During the game, players frequently have the option to purchase home furnishings and gifts which can be sent to both playable and non-playable (female) characters. These generally have no effect on gameplay.
Here is the list of the playable characters;
- Syu (His name is not mentioned in the English version): The Hunter of the group, and also the main character.
- Misha (Known as Mika in the Japanese version): One of the Mechanics in the game. Can repair vehicles. She is Kiriya's little sister, although not blood-related.
- Kiriya: The second Mechanic in the game. Can repair vehicles. He is Misha/Mika's big brother, although not blood-related. Kiriya's real father is the Disassembler, one of the bounties you fight during the game. If you defeat him with Kiriya in your party, a chain of events will occur, with Kiriya finding a picture of him as a young boy with the Disassembler, Kiriya leaving the party and going back to his home, and rejoining your party upon visiting him in his room.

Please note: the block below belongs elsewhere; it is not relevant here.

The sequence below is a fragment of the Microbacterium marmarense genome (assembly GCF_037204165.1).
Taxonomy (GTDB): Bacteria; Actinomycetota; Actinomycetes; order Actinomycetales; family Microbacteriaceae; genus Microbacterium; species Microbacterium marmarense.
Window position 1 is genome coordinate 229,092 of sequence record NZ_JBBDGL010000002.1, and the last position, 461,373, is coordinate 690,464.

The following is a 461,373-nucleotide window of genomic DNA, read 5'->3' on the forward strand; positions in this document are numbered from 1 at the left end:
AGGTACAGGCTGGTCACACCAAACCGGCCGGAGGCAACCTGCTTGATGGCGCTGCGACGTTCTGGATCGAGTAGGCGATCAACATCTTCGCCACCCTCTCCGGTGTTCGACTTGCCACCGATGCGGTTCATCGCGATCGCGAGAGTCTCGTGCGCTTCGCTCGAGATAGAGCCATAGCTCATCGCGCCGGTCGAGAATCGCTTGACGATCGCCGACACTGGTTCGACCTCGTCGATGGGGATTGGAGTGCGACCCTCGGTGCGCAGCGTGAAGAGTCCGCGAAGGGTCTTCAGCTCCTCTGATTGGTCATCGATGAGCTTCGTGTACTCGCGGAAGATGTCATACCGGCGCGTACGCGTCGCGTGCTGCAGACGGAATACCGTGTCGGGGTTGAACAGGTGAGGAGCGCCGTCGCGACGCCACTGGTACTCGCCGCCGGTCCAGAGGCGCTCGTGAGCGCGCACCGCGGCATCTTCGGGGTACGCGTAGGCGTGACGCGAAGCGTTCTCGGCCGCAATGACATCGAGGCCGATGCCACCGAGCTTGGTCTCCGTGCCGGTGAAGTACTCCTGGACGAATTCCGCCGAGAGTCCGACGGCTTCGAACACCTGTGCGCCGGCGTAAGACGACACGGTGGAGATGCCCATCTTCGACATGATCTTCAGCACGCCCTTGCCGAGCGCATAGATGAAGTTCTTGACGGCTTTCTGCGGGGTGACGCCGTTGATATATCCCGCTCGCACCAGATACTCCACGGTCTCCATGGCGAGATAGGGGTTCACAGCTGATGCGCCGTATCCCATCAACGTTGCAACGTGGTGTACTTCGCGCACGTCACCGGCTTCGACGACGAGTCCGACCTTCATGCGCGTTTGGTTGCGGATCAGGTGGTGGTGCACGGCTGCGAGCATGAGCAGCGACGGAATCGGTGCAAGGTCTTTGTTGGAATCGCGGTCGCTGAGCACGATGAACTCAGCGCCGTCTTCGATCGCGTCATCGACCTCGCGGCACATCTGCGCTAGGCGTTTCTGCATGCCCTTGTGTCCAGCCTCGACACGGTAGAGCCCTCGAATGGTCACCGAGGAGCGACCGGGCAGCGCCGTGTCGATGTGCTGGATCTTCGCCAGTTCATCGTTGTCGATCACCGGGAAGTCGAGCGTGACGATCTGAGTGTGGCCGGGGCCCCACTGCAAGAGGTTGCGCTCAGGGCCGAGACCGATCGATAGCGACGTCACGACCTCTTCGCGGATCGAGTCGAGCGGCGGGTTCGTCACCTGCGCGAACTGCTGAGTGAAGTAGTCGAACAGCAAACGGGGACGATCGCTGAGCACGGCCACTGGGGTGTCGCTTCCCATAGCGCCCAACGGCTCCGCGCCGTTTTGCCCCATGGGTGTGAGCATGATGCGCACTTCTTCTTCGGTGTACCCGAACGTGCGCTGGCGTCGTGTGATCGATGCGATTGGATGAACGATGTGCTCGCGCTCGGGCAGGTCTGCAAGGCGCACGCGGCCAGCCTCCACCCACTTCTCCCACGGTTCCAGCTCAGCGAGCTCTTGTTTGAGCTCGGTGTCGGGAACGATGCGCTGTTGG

- Charlene (Known as Shirley in the Japanese version): One of the Soldiers in the game. Specializes in firearms and can wield guns that other characters cannot use.
- Rashid: The second Soldier in the game. Specializes in melee weapons and can wield swords and other cutting weapons that other characters cannot use.
- Alpha: The third and hidden Soldier in the game. She is a cyborg. Cannot wield any weapons, but can use its internal weapons system to devastate almost any opponents encountered. If she dies in battle a certain number of times, she can be brought to Dr. Palm to be manufactured into a very powerful tank part.
Furthermore, there are four different breeds of dogs, each with their unique combat and non-combat abilities, such as beam weaponry and medical kits. The breeds are Shiba Inu, (nicknamed as Shiba) St. Bernard, (nicknamed as Bernie) Boston Terrier (nicknamed as Terry) and Tosa.